Soccer Players may Develop Brain Injuries from Heading Ball

Brain Injury

Common sense tells us that athletes who participate in high-impact sports – such as football or hockey – are naturally putting themselves at higher risk of suffering from some form of brain injury. With all the hard hits and overall physical nature of these games, it’s no wonder that brain health experts and advocates have begun pushing for more brain injury research over the last several years.

We have not necessarily heard the same push for attention to the possibility of brain injuries in lower-impact sports such as soccer. But as it turns out, soccer players have an inherent risk of developing brain injuries as well due to the nature of heading the ball during game play. And as one of the most popular sports in the world, it’s important that soccer players understand how the game affects their own risk of brain injury.

Don’t Be Fooled

If you’ve ever watched soccer, you know that a small man who tripped over his own shoelace might be the most significant injury you witness throughout the entire match. Overall, the sport hardly compares to others such as football or hockey when it comes to physical contact and potential injuries.

But according to the Journal of the American Medical Association (JAMA), soccer is right up there with boxing, hockey and football when it comes to the risk of developing long-term brain damage as a result of sports activity.

“While recent news about athletes who have developed long-term brain damage related to sports injuries has been primarily focused on head-jarring sports such as football, hockey and boxing, a new study suggests that soccer players may also be at risk of impairment because they use the head as a means of intercepting and propelling the soccer ball,” wrote Ann Punnoose, MD of the JAMA.

The study was commissioned by Michael Lipton, MD and his research team and they analyzed 38 individual soccer players with a mean age of 31 years. According to the study, most of the players who volunteered to participate in the study had been playing soccer since they were five years old or younger.

Michael Lipton, MD

Abnormalities in the Brain

First, the researchers used diffusion tensor imaging (DTI) to measure the ability of water molecules to travel through the white tissue matter in different areas of the brain. According to JAMA, previous brain injury research has shown that traumatic brain injuries are consistent with abnormalities in this process.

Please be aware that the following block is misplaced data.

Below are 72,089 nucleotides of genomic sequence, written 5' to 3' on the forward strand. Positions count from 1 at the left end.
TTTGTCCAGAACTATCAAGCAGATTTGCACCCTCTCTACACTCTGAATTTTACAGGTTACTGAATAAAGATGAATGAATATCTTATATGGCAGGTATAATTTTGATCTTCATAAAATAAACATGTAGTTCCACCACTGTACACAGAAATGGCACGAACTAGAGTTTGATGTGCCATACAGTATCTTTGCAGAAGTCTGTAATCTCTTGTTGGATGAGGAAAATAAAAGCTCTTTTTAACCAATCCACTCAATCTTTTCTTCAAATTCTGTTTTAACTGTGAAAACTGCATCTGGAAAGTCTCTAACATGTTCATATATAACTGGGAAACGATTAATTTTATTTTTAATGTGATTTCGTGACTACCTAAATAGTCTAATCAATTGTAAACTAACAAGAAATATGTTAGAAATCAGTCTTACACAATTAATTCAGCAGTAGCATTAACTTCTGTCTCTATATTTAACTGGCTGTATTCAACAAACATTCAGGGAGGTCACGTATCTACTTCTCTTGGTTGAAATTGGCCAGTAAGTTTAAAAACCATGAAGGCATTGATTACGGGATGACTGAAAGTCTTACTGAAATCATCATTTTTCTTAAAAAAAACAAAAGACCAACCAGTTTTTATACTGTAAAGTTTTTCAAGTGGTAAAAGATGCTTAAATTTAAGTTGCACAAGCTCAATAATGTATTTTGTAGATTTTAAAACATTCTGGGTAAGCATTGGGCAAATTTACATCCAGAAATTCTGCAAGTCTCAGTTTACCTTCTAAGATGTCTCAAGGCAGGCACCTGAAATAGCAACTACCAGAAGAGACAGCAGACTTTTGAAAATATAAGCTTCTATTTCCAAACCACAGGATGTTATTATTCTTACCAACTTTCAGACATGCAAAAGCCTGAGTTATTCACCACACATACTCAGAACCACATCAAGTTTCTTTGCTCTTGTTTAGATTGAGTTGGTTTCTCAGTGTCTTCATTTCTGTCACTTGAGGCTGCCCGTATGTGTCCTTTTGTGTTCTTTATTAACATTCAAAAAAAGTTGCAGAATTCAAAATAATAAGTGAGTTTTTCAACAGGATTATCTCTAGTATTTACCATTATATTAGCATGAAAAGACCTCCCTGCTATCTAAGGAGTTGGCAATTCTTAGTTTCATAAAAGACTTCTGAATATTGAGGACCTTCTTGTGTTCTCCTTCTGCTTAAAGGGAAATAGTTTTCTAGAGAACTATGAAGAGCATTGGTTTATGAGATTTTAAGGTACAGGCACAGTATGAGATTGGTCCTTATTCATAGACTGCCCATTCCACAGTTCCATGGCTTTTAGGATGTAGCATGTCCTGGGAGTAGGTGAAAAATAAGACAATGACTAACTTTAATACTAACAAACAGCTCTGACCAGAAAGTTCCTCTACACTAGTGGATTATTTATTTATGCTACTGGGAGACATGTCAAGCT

The research team found that the water molecules moved less fluidly in the brains of players who had participated in frequently heading a soccer ball throughout their careers, while the infrequent headers had more fluid results.

Perhaps the most significant control factor in this study was eliminating any previous instances of traumatic brain injuries – such as concussions – from the research. For this particular study, none of the participants in any group had a history of concussions or other brain injuries. This suggested that the single contributing factor that was different in the groups of participants was the heading of a soccer ball.

Sports-related risks aside, there are a number of other factors that could potentially contribute to increased risk of long-term brain damage. While this particular study does not identify whether or not heading a soccer ball increases the risk of long-term brain damage, the results suggest that frequent heading of a ball could lead to forms of impairment in the future. The authors say, however, that “differences in head injury rates, sudden accelerations, or even lifestyle could contribute” to the increased risk.

As a result, there is more research that needs to be done, perhaps with a more extensive look at the different factors that could potentially contribute and by measuring the weight that these other factors can potentially have on brain injuries

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